Clean, Crunch, and Lead

Clean, crunch, and lead…

They’re the holy trinity of tone among guitarists – endlessly discussed, tweaked, and refined. We’ve all heard dozens of variations on each in popular music.

Clean is the sparkling guitar tone in the introduction to Boston’s “More than a Feeling.”

Crunch is the thick, meaty  tone that opens Deep Purple’s “Smoke on the Water.”

Lead is the soaring, incendiary tone on famous guitar solos – think Eddie Van Halen’s seminal “Eruption.”

Guitarists obsess over these three separate, but related, guitar tones; famous ones are analyzed at ridiculous lengths by guitar magazines, and a billion-dollar industry exists in the trafficking of tone replication gear . Most of the famous amplifiers in guitar history are discussed reverently in terms of these tones.

“How’s the clean? Is it Fender clean? Does it have Marshall crunch? Does it have Engl lead?”

Google any new amp and you’ll invariably find someone reviewing it on the merits of these three basic tones. They’re the foundation of every songwriting session, studio recording, and live performance that uses an electric guitar.

Boston | Boston | AlbumAs fervently as guitarists work to craft each one of these tones in their performing rigs, they’re also conscious that all three need to work together to sound like a tonal family. A warm, sparkling clean sound can’t transition into a cold, sterile crunch or lead; a singing, musical lead tone can’t move into a dull, woofy crunch or a dry, undefined clean sound. All three need to transition seamlessly from one to another during the course of a song, and all three need to sound as if you’re listening to variations on a central, core guitar tone.

Listen to Tom Scholz transition through his tones on the early Boston albums, or Jimi Hendrix’s seemingly infinite continuum of tones and sounds, and you’ll notice that despite a broad variety of tonal characteristics, you always know who’s playing. There’s unity in the variation, a sonic anchor to the innovation and creativity.

That’s no accident.

Van HalenThere are, literally, thousands of hours invested in those tones. Knobs have been twiddled and tweaked; effects like compression and chorus added, subtracted, changed, substituted, tossed in disgust. Fantastic tones in one area have been developed to the nth degree – and then chucked wholesale when they didn’t work in the tonal family. There’sinvestment in building those tones – layer by layer, frequency by frequency, effect by effect – to work together perfectly. They’re also remarkably consistent over time – that’s why you could turn on the radio in 1977 or 1987 or 1997 or 2007 and say, “sounds like Eddie Van Halen.”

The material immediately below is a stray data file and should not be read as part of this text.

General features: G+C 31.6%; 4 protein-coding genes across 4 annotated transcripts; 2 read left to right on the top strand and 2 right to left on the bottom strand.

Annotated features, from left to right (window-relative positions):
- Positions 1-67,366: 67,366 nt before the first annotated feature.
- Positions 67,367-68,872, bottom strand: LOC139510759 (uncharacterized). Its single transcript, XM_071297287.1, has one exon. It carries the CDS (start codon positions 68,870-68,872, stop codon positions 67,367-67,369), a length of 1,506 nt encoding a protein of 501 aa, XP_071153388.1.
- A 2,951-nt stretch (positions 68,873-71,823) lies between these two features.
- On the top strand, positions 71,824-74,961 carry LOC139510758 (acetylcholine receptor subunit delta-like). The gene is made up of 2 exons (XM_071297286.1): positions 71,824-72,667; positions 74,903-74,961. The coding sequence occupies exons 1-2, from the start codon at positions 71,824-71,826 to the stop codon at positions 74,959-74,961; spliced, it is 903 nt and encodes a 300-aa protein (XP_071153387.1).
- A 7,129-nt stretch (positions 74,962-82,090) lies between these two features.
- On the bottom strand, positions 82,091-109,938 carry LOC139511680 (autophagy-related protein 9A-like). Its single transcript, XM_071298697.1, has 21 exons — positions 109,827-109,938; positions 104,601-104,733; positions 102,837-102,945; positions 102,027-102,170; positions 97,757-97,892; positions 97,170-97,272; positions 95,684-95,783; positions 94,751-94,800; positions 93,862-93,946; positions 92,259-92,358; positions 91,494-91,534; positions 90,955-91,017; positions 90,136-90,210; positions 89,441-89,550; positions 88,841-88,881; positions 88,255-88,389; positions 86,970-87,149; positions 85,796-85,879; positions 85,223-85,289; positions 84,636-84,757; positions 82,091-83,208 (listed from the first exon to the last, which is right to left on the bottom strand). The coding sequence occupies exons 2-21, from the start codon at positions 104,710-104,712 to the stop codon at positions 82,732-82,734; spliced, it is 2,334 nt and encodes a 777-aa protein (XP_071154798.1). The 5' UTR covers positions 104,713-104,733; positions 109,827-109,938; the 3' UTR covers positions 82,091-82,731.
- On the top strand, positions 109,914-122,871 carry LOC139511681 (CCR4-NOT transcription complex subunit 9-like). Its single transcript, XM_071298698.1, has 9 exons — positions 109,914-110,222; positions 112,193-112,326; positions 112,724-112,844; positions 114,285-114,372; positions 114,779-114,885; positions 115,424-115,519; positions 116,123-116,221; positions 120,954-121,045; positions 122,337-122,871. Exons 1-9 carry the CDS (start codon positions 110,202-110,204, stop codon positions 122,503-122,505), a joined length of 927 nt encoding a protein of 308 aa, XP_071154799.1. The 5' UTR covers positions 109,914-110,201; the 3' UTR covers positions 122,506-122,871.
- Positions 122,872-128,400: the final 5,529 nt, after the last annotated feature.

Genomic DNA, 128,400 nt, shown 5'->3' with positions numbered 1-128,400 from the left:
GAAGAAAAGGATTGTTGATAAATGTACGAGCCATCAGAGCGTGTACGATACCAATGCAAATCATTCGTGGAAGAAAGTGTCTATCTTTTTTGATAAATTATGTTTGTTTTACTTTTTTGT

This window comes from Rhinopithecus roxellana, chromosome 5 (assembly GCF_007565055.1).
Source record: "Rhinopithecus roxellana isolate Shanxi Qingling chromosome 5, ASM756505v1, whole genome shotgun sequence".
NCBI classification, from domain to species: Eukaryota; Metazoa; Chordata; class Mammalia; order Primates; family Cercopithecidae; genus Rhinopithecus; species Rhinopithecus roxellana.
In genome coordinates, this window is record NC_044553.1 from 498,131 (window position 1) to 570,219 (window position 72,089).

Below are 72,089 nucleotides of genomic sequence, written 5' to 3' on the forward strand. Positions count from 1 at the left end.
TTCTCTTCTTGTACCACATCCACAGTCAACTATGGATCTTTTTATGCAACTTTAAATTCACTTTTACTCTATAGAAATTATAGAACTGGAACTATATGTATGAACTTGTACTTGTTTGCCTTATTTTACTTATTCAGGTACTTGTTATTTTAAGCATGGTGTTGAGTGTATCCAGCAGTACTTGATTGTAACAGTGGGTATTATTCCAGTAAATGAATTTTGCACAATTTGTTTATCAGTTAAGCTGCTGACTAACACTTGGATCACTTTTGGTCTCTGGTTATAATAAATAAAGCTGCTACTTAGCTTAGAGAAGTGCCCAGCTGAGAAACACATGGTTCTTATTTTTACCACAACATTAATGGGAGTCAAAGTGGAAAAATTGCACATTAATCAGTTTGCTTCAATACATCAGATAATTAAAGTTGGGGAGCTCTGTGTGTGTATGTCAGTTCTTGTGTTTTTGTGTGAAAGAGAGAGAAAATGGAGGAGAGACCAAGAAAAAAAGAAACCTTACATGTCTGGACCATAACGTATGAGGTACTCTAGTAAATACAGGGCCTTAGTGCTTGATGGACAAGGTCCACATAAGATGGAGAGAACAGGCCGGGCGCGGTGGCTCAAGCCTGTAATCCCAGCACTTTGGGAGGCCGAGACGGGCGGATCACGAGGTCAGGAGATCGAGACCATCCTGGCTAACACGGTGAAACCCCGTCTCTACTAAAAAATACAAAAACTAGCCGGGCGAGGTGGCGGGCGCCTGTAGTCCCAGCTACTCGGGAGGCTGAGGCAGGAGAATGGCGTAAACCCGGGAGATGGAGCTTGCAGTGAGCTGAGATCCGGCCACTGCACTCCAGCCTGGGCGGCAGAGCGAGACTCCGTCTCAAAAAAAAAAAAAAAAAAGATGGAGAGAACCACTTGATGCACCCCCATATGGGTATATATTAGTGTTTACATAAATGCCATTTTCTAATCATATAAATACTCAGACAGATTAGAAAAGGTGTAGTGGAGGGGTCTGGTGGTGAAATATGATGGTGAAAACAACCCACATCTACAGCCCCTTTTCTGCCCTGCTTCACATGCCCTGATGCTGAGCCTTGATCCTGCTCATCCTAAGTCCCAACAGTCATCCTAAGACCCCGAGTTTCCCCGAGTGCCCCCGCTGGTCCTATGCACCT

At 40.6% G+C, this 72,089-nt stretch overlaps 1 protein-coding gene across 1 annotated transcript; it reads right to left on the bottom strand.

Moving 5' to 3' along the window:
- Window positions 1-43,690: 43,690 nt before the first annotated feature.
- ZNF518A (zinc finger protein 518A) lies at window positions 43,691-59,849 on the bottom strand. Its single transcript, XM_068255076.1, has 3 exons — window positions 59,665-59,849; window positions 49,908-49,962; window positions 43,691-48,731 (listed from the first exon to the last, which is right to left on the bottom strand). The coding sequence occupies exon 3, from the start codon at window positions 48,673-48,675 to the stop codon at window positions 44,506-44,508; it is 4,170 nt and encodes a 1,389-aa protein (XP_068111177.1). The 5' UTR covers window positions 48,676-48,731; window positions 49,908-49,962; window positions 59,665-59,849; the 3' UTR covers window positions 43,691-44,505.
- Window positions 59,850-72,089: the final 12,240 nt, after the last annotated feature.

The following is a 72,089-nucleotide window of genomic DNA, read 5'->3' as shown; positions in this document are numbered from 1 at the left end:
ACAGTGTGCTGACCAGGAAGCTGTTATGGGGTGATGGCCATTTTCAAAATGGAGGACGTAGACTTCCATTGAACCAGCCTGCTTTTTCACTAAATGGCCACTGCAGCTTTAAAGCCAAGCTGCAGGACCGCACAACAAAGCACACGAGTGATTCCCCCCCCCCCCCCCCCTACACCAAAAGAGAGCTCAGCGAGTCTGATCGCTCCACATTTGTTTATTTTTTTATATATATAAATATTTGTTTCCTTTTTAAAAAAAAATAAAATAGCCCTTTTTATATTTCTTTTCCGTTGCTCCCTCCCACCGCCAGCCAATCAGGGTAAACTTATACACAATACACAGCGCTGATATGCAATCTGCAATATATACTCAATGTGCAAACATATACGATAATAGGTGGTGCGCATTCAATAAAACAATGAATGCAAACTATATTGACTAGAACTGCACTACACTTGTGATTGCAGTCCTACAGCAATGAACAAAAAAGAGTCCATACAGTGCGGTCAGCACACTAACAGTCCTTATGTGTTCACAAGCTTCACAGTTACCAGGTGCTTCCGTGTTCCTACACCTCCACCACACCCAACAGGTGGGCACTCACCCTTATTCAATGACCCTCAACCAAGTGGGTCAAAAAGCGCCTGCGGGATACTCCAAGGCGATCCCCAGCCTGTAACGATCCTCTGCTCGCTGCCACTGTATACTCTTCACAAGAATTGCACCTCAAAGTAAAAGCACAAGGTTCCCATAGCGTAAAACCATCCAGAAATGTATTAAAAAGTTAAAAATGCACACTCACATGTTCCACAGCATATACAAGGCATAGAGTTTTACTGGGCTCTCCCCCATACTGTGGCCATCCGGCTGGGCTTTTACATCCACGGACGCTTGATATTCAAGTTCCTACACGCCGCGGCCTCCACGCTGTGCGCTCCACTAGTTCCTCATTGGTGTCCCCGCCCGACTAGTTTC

Good leadership across a wide variety of business conditions is a great deal like guitar tone. There’s not one fixed style and managerial ‘voice’ that works for every situation you’ll encounter in business. As circumstances change, your leadership style has to change with it – whether the horizon looks ‘clean,’ whether you’re in a deadline ‘crunch,’ or whether things have begun to unravel and you really need to ‘lead.’

There are a few basic questions to ask yourself about your own leadership style in relation to business challenges.

First, have you invested the time to develop a stylistic variant for each of these different situations? What will you change about your core leadership style – your ‘anchor tone’ – for each situation?

Second, will your group, division, company, corporation recognize each of those leadership style variations as different aspects of the same core style? In other words, do the changes you apply to different leadership situations still reflect a ‘tonal family?’

If you can’t answer each of these in the affirmative, there’s danger ahead. Your everyday management style might not work in a ‘crunch’ – and if you’re not ready, with a recognizable and effective ‘variant’ on that style, it’s easy to fail in pulling your team through a difficult time – or keeping their attention and respect.

We’ve all worked with, and for, managers who were fantastic as long as there were clear skies ahead, but came apart under pressure situations or simply couldn’t manage through a crisis. Make sure you’re not one of them by crafting and honing a leadership ‘tone family’ that can meet every business challenge.

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Dave Mayer is EVP & Executive Director of Aristeia, Inc.
He can be reached at

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~ by Dave Mayer on December 21, 2009.

One Response to “Clean, Crunch, and Lead”

  1. Social comments and analytics for this post…

    This post was mentioned on Twitter by aristeia_dave: What on earth do tube amps have to do with leadership? More than you might suspect. New Rockstar Leader blog post at

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